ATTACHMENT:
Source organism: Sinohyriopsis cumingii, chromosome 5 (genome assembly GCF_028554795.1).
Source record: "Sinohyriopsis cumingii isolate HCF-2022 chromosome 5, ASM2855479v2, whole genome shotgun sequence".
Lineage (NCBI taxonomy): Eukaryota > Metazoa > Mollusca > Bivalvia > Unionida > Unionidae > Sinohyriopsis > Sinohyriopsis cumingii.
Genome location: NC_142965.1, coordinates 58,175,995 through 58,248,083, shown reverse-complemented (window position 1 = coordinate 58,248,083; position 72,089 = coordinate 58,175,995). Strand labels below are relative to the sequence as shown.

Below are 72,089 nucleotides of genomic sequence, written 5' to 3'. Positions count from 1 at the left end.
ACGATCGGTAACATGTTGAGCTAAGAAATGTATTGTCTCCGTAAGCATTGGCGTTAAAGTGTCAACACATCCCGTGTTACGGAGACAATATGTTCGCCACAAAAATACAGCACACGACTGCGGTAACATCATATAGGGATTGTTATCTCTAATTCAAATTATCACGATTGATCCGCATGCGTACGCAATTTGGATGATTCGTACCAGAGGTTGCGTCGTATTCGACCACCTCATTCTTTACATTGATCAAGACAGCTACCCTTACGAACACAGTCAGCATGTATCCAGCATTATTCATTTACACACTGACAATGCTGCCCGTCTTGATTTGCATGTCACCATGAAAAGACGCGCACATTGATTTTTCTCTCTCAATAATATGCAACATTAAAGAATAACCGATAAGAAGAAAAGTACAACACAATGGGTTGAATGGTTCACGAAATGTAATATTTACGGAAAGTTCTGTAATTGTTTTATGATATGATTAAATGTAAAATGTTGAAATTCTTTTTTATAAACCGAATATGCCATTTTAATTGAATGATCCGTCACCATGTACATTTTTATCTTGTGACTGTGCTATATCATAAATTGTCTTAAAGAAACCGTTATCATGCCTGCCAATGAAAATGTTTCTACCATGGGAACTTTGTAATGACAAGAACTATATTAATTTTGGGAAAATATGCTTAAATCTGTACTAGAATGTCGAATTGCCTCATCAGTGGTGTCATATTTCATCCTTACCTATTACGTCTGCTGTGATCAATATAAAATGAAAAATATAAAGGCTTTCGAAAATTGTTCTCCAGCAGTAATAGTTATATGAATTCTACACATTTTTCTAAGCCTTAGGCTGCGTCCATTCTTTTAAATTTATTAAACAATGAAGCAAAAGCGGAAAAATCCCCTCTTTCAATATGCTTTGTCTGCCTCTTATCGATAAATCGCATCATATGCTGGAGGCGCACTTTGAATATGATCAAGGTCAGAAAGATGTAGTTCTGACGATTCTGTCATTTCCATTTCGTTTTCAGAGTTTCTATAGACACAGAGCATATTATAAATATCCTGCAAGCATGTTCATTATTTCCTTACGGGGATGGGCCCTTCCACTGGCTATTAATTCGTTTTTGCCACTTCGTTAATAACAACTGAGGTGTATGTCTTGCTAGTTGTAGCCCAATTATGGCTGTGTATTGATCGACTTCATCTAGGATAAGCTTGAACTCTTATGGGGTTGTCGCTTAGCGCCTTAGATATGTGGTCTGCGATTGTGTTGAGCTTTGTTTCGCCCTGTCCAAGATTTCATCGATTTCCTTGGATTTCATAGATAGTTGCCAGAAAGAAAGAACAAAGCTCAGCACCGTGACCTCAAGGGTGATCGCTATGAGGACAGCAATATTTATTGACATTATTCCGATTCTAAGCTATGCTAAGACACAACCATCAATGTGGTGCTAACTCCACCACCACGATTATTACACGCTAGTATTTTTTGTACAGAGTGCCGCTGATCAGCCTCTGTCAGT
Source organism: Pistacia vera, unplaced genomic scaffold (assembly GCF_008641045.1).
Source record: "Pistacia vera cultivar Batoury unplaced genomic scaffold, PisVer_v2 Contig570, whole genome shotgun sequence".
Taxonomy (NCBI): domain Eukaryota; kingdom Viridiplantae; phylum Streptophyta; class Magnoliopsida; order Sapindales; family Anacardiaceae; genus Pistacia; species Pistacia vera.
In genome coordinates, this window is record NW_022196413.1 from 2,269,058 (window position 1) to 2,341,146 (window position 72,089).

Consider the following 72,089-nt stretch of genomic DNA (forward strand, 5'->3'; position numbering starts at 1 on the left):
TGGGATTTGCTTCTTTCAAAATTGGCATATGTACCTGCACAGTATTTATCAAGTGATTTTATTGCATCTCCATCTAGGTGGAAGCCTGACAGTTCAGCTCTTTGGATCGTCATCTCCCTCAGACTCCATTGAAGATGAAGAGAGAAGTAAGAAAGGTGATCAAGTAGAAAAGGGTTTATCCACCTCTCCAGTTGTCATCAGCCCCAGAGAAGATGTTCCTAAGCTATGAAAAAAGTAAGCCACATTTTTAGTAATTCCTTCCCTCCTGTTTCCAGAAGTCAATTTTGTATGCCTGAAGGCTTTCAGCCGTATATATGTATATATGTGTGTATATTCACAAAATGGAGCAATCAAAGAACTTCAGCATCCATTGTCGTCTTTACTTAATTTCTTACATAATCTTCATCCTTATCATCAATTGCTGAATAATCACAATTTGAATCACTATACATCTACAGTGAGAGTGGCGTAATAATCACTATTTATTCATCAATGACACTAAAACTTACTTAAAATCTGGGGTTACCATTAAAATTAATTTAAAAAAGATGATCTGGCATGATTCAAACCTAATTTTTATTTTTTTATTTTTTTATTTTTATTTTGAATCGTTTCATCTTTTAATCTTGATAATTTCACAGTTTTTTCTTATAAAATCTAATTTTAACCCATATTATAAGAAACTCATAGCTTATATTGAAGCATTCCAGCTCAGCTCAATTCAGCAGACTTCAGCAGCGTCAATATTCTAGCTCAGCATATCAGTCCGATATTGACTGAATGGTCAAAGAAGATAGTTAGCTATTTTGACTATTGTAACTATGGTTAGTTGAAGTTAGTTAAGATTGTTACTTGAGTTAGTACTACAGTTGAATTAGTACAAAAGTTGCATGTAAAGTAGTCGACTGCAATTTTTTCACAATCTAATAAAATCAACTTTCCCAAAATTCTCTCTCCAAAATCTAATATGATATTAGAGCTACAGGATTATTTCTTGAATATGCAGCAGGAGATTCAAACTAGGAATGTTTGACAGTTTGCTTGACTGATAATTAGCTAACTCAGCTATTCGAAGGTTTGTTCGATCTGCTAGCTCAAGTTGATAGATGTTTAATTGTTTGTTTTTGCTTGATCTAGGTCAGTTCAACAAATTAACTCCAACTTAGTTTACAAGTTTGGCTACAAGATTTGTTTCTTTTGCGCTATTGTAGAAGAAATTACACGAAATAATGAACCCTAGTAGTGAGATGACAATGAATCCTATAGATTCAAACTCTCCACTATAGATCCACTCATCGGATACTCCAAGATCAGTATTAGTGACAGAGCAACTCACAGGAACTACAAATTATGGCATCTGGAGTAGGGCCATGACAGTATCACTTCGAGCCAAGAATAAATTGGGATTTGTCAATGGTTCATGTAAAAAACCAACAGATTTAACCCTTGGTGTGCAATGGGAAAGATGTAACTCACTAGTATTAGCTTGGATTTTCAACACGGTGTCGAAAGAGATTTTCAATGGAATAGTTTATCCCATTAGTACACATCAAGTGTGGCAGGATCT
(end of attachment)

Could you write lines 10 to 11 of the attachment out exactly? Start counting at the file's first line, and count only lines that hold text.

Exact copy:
In genome coordinates, this window is record NW_022196413.1 from 2,269,058 (window position 1) to 2,341,146 (window position 72,089).

Consider the following 72,089-nt stretch of genomic DNA (forward strand, 5'->3'; position numbering starts at 1 on the left):